Gadhia has much experience to draw from. After starting his career as an accountant with PWC, he was lured away by Gateway in 1992 to help manage the company. At the time, Gateway had limited holdings: two 5,000-square-foot casinos, one in Chinatown and one in New Westminster’s Royal Towers hotel. Within a few years of joining Gateway, Gadhia became a minority owner, with Monique Wilberg, chief operating officer, and Ray McLean, chairman of Gateway, owning the remainder of the company. (They are still investors.)
Through the 1990s, the company grew by acquiring a casino in the West Edmonton Mall and expanding its facilities. In 1997, when the province legalized slots, Gadhia moved quickly to introduce slots to Gateway’s Chinatown casino. On October 3 of that year, Gadhia brought in 200 government-owned slot machines. Some media reports accused Gadhia of sneaking the machines into the casino under the stealth of night, but he denies this. “When you are parking an 18-wheeler, 50-foot trailer on Main Street at night, it’s hard to do it secretly,” he says. In fact, when the city learned of the slots, it immediately demanded their removal. Since the B.C. Supreme Court ruling stated there had to be agreement between the local and provincial governments before slots were installed, Vancouver held the trump card. Twenty-three days later, the slots were removed.[pagebreak]Gateway found itself in an unusual predicament. It was authorized to have slot machines, but was not having any success in Vancouver. Gateway shifted focus to Burnaby, which proved only slightly more willing to house a new casino. In the face of placard-carrying protestors and three public hearings, Gateway opened Burnaby’s first casino in 1999: a 15,000-square-foot casino limited by government regulations to 30 table games and 300 slots. The restrictions, says Gadhia, were “really a way of saying they didn’t want large casinos.”
In 2002, Gateway bought the Lake City Casino Group and -acquired control of its four B.C. Interior casinos. Later that year, with assets and ambitions expanding, Gateway went public as an income trust on the Toronto Stock Exchange. The timing could not have been better; less than one year later, the BCLC began its aggressive push for growth. Gateway was perfectly positioned to ride the wave of industry momentum, leading the trend to consolidate. In 2003, it shut down its Royal Towers and Chinatown Mandarin casinos and built its first mega-casino, the Cascades Casino, a $100-million casino, hotel and convention centre that opened in Langley in 2005.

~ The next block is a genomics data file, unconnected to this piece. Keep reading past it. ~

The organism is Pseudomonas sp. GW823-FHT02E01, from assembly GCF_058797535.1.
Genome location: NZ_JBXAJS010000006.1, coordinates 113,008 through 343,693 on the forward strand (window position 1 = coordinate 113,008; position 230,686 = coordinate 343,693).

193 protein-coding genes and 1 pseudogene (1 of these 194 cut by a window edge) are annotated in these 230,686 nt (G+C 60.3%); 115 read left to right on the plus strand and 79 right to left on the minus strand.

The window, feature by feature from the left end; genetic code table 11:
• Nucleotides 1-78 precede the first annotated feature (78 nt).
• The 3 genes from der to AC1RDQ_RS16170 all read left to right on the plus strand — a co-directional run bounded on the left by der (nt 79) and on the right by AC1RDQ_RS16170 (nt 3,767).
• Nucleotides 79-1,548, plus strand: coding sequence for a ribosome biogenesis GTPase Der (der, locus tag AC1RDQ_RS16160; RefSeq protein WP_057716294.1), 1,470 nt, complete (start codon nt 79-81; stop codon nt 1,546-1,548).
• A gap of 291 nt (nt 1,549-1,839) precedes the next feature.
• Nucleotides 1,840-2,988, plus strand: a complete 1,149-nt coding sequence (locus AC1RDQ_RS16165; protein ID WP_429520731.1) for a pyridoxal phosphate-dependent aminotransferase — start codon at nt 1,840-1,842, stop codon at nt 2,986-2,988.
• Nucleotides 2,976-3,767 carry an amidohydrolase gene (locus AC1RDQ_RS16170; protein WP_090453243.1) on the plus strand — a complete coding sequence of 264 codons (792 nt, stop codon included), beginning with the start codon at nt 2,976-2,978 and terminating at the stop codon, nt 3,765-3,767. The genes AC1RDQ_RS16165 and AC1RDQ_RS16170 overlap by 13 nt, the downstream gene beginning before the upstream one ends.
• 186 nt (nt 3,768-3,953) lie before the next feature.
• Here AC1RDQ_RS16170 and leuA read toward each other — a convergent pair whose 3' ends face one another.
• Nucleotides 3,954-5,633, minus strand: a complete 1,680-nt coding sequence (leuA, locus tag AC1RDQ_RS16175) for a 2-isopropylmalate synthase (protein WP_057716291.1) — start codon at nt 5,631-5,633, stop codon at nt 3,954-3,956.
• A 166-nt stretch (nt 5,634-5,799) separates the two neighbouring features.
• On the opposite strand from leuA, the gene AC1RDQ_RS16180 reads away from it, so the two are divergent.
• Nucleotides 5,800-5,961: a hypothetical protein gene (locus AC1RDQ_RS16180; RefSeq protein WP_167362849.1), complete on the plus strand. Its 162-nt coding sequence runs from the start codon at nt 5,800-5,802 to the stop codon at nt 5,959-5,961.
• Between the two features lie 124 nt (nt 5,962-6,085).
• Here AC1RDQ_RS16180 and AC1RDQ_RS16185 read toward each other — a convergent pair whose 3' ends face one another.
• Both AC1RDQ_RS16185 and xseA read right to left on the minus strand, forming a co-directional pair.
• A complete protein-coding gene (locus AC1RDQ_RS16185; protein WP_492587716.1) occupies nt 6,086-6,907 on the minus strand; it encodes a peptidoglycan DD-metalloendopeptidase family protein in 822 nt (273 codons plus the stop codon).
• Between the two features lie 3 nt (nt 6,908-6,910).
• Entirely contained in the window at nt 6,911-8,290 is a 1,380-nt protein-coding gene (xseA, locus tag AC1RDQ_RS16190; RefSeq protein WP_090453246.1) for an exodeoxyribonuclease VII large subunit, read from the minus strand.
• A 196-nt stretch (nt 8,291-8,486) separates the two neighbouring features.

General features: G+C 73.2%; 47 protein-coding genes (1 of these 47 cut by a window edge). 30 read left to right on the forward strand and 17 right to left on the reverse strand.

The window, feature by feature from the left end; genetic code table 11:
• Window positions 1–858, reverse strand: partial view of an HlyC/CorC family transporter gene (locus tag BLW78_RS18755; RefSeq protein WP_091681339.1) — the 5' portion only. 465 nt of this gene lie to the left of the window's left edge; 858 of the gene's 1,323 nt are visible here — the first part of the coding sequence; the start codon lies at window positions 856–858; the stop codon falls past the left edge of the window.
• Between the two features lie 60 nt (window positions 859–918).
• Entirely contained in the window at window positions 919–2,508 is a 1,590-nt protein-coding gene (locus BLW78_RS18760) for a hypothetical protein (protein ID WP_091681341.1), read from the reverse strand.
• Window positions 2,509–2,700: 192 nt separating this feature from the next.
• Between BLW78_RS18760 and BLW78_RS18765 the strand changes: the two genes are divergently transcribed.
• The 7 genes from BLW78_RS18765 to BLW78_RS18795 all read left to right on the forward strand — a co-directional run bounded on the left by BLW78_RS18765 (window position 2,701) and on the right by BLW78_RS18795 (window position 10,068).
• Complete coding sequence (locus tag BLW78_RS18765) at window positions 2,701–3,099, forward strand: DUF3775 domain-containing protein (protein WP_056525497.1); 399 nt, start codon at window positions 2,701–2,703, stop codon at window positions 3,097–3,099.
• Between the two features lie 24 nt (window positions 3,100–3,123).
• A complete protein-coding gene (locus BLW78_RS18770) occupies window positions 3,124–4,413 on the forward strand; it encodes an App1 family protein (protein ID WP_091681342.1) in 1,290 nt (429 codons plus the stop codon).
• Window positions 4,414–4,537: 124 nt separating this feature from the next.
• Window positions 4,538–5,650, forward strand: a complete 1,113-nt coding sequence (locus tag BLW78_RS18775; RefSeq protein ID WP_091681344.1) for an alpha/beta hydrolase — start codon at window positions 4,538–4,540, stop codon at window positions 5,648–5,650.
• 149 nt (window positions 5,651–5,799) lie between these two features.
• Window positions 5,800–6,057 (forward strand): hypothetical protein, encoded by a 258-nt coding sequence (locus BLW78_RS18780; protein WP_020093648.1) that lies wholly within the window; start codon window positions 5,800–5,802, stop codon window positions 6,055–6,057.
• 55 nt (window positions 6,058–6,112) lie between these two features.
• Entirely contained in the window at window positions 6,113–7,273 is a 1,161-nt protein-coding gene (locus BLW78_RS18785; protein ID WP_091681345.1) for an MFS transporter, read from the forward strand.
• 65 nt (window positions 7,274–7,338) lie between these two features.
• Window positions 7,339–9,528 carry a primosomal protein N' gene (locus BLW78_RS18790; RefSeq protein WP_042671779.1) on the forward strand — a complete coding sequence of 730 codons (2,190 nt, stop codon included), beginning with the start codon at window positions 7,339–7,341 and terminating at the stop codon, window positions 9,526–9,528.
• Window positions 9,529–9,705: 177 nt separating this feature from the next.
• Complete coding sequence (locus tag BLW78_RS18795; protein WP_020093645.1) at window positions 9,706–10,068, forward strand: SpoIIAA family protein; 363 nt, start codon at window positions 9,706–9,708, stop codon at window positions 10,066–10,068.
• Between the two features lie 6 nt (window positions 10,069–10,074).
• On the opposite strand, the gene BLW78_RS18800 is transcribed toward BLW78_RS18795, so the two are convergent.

The expansion continues: in addition to the Burnaby operation, Gateway will close New Westminster’s Royal City Star next year and replace it with the Queensborough Starlight Casino. Plans call for a $100-million, 100,000-square-foot property with 600 slots, 54 gaming tables, 14 poker tables, a show lounge, underground parking for 1,300 and a 25,000-square-foot interactive sports bar. Luck is a funny concept in the casino business. That superstitious belief in the random forces of nature is what drives people to the casino. The house, it seems, preys on bad luck or, more accurately, the absence of luck. And luck always runs dry; that’s why the house always wins. The Edgewater’s Gary Jackson, a compact man with greying hair and an encyclopedic knowledge of the gaming industry, might dispute this axiom. In fact, Jackson is leaving the industry because he believes the odds are shifting in an unfavourable direction. The gambling business is one thing; running hotels, restaurants, and entertainment venues is much riskier business – especially in downtown Vancouver, already packed with nightclubs, hotels, and restaurants.